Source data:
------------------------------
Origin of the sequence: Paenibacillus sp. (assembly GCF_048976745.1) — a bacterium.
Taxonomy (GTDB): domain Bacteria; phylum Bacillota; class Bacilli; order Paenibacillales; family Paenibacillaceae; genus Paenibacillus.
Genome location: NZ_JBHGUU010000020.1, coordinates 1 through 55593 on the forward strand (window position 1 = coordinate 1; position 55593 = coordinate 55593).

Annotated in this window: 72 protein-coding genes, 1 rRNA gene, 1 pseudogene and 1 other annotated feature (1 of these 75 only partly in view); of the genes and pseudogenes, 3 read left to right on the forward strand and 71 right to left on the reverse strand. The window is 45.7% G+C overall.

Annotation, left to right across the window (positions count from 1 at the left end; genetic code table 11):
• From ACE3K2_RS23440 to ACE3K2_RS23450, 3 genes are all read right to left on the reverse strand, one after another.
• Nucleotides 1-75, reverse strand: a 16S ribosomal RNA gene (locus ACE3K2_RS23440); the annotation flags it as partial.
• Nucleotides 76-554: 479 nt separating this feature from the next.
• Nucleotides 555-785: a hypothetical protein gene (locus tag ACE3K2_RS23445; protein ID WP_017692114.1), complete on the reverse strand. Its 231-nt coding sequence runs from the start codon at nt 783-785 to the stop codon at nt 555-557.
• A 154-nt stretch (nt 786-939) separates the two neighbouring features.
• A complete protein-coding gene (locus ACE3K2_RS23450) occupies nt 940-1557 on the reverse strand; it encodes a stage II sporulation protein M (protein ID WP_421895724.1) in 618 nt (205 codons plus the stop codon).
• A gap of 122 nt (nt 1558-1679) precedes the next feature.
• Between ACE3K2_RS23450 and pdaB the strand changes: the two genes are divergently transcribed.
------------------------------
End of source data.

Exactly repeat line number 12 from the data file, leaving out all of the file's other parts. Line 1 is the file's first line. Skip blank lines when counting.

• A gap of 122 nt (nt 1558-1679) precedes the next feature.